Already on the trip, Michelle Obama has sported designs from Isabel Toledo, who created her Inauguration Day dress and jacket; Jason Wu, who designed her one-shoulder white chiffon inaugural ball dress; and a skirt and cardigan from one of her favorites, and a regular in the rotation, J. Crew.
A sparkling cardigan that Mrs. Obama wore early in the day Wednesday -- a $298 item dubbed the Crystal Constellation Cardigan -- quickly sold out, J.Crew told "Good Morning America." The pencil skirt she wore with the sweater is expected to be sold out soon as well, the company said.
"I think she could do no wrong," Vogue's Schulman said. "Frankly, she could wear a rubbish bag and I'd still think she looked great."
But for the first lady, the trip is more than just couture, double-strand pearls and tea and crumpets.
The first lady has her own schedule of events, including a NATO spouses' tour of a "cyber surgery unit" at a local hospital, hosted by Bruni-Sarkozy. On the outing, the French first lady will have the opportunity to showcase technology that allows doctors in France to do minimally invasive surgery by remote-controlled medical robots on patients as far away as Africa.
In the afternoon, the group will visit Cathedral de Notre Dame de Strasbourg.
Prior to the NATO spouses events, Mrs. Obama's trip included a tour of a London health facility on Monday with Sarah Brown, Britain's first lady, and the visit to the all-girls school, where she emphasized the power of an education.
The first lady caused a shrieking frenzy among the 11-17-year-old students at the Elizabeth Garrett Anderson Language School. There she explained why being smart is cool and even shared a little girl talk about her courtship with her husband.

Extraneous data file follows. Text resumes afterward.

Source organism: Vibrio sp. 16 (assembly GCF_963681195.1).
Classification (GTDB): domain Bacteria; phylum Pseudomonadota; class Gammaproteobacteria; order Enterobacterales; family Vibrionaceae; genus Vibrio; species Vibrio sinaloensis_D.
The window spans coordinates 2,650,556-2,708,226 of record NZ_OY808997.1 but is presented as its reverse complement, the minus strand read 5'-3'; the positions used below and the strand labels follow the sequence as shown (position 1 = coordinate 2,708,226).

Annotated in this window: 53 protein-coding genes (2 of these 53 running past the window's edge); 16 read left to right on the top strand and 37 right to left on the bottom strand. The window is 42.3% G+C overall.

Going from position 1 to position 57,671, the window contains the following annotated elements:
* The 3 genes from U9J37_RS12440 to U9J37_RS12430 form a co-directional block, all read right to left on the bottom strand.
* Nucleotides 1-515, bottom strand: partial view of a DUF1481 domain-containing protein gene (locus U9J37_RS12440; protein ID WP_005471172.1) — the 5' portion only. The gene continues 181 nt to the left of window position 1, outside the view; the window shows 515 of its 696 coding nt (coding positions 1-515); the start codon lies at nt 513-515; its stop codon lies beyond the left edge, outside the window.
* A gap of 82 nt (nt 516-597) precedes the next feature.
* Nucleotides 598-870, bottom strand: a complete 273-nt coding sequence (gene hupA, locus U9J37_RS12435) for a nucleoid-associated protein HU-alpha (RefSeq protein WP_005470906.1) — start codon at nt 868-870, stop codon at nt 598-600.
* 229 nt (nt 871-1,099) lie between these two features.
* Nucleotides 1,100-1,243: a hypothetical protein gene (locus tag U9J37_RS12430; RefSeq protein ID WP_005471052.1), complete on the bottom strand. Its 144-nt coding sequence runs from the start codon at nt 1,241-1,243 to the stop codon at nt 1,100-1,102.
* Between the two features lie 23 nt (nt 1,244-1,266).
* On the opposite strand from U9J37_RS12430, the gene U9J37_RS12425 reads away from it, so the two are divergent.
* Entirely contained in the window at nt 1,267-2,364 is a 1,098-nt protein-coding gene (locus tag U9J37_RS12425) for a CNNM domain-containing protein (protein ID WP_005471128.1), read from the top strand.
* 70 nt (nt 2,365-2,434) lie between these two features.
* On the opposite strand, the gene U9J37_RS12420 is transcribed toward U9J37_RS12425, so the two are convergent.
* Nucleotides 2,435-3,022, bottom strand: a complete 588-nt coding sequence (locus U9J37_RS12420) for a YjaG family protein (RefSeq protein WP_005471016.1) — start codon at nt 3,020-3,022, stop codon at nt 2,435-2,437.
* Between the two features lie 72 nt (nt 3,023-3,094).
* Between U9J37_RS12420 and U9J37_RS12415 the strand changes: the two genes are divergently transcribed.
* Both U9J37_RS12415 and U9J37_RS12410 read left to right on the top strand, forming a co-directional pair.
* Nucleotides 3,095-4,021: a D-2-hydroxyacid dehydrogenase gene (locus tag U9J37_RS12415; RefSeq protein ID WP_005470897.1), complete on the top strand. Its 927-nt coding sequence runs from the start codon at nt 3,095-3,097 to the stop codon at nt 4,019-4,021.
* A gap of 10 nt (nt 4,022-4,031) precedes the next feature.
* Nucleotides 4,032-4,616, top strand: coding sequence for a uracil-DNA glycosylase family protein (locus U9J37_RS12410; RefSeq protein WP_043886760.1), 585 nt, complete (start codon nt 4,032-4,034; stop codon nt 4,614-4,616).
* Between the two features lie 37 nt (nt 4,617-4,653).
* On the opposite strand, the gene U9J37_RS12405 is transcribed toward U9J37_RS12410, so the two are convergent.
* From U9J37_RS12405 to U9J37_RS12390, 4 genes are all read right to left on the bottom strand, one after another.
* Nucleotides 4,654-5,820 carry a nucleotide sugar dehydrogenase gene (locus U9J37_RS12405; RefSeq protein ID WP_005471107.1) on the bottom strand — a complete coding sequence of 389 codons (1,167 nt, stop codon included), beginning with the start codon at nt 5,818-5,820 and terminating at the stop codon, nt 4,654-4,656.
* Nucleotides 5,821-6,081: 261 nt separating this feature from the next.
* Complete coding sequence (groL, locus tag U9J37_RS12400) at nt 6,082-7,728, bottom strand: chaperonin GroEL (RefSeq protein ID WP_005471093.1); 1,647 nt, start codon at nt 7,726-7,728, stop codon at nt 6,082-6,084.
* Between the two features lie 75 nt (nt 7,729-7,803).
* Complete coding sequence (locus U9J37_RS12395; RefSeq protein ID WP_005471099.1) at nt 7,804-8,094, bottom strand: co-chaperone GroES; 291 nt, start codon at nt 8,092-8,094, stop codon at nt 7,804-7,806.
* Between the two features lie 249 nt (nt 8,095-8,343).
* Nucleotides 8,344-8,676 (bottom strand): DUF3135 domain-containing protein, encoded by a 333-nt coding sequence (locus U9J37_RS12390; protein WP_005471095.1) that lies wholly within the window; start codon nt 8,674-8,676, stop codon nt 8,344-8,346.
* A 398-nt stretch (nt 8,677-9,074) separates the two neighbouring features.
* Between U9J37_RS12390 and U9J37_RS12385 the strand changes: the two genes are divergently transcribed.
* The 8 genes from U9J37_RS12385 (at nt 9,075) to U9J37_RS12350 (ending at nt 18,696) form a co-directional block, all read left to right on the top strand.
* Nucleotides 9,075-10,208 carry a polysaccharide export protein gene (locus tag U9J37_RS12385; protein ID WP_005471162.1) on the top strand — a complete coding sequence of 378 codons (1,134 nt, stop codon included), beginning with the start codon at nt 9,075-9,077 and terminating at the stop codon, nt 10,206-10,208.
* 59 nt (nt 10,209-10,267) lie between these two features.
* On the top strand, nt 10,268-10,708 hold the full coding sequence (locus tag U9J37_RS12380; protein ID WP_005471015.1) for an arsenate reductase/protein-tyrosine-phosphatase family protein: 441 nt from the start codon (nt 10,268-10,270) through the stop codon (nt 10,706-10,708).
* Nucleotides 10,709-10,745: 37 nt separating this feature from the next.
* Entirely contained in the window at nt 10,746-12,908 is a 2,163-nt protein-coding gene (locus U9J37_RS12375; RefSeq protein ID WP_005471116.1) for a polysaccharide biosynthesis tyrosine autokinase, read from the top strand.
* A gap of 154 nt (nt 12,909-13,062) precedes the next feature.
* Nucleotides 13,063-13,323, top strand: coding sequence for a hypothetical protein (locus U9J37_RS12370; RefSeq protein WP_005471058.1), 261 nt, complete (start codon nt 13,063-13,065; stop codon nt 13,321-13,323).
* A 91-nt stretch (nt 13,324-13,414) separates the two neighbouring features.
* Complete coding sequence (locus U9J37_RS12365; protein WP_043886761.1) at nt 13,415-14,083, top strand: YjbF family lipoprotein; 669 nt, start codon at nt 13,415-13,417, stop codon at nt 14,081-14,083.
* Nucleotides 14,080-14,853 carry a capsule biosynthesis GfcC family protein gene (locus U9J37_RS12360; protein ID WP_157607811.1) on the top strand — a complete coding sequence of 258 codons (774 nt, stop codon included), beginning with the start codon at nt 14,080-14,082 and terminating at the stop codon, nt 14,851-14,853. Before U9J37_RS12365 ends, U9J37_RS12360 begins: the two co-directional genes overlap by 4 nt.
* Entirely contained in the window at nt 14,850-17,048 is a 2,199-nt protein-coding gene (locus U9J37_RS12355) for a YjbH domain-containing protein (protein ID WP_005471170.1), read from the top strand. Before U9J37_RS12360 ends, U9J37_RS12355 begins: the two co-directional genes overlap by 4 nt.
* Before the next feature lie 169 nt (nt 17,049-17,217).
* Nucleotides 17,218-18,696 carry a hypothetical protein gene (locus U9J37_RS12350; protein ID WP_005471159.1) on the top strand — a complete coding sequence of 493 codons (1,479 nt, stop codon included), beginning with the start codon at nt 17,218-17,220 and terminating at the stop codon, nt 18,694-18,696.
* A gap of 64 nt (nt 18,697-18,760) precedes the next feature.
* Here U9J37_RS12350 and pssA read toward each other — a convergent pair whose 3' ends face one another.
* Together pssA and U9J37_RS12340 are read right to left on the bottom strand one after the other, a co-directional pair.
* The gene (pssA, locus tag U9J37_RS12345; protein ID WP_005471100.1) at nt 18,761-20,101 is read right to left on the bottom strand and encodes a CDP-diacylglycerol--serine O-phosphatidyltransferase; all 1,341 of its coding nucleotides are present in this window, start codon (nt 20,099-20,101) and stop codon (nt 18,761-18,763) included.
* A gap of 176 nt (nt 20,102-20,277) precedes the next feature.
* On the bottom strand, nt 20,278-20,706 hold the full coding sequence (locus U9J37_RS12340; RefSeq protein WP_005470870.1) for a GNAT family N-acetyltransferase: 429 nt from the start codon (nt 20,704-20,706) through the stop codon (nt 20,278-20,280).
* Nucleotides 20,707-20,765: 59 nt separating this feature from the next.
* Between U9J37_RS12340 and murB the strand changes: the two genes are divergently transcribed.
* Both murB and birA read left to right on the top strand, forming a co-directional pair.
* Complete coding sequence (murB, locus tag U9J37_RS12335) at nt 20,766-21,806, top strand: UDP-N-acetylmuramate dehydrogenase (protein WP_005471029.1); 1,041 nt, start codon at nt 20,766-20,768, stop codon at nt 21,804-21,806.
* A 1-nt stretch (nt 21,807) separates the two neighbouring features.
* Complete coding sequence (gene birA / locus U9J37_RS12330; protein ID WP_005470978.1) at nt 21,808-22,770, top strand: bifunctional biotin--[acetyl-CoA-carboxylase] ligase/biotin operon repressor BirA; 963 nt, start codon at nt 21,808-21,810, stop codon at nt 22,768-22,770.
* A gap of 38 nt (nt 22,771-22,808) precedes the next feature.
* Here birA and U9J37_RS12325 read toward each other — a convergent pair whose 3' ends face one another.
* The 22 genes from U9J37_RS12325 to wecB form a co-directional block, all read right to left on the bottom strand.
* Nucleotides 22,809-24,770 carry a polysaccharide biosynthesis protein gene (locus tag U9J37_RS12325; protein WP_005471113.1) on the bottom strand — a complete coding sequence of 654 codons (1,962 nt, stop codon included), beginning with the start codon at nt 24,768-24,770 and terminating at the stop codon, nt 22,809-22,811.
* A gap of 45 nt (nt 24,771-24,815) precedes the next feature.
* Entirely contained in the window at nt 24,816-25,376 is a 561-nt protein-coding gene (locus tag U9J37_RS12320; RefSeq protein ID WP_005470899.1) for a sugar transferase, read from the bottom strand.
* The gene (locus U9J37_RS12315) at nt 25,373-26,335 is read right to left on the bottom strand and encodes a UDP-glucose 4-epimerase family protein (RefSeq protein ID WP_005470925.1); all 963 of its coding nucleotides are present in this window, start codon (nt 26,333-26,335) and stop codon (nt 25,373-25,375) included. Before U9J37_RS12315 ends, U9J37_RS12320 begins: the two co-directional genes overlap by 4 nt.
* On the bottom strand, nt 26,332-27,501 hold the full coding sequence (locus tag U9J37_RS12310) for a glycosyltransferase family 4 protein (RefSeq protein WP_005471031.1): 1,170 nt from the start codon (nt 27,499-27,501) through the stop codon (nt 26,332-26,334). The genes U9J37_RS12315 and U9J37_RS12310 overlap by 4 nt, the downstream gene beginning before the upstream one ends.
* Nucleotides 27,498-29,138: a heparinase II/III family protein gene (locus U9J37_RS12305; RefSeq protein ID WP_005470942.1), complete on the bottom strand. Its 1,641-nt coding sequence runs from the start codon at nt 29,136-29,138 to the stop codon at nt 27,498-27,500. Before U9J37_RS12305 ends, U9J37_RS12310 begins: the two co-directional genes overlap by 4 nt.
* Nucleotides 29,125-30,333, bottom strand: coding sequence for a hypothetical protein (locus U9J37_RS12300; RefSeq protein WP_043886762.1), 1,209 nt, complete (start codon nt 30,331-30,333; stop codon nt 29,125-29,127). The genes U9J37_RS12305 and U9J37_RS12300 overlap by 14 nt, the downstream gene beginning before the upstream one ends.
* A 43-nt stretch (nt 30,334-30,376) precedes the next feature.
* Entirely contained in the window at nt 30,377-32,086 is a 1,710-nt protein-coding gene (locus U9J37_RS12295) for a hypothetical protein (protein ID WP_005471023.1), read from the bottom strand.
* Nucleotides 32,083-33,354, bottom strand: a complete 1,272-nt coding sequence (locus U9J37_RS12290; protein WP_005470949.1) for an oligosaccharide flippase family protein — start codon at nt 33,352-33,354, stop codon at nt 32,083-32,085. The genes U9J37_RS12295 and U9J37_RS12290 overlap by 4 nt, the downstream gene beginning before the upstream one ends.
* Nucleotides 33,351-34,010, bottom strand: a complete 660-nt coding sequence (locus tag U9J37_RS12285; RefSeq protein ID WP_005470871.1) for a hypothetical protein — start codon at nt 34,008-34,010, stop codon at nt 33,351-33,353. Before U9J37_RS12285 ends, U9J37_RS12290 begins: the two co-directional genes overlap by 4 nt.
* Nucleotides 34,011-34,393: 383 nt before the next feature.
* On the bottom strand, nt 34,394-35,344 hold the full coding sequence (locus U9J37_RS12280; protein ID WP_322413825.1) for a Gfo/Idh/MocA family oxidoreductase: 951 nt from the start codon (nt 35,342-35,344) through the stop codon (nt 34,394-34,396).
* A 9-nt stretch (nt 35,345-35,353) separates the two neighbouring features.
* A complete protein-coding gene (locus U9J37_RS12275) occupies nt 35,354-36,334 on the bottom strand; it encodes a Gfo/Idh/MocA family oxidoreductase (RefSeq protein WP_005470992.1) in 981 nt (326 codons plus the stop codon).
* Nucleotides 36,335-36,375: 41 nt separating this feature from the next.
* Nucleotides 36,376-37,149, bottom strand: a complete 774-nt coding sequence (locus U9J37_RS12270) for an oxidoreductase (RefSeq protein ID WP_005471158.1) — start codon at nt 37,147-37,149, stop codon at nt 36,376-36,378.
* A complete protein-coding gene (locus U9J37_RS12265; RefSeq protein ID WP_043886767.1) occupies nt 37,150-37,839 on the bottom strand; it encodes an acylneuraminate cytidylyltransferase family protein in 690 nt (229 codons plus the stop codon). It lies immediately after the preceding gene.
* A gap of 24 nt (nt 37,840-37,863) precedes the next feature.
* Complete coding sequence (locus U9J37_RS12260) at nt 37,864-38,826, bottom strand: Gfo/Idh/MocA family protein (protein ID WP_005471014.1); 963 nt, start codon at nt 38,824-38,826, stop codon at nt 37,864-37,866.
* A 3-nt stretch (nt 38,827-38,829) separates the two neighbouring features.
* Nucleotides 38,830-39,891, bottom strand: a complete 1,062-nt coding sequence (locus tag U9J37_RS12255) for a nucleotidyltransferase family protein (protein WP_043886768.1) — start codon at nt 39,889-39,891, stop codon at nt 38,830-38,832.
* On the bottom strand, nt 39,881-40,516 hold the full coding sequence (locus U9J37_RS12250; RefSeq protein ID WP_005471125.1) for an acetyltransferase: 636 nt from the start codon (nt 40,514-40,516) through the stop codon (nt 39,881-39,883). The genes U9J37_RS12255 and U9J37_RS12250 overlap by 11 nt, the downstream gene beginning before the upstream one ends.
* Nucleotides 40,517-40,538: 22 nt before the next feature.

"By getting a good education you too can create your own destiny. I never cut class. I like being smart. I thought being smart was the coolest thing in the world," she said, echoing remarks she has made to students in Washington D.C. "You are the women that will build the world as it should be and that's why a good education is so important."
On Wednesday, she and the president paid a visit to Buckingham Palace to meet with Queen Elizabeth II. The Obamas presented the queen with a gift of an inscribed video iPod, with preloaded songs, and a rare musical songbook signed by U.S. composer Richard Rodgers.
The first lady broke protcol and put her arm around the royal matriach, but the royal no-no was embraced, not only by the queen, but also by her loyal subjects.
Brown says in the eyes of the British, Michelle Obama can do no wrong.
"There was no whiff of disrespect in Michelle's tender and nice gesture that she made where she touched the Queen's shoulder. I think she just would have thought that this is a very authentic and warm woman and she would have responded to the warmth."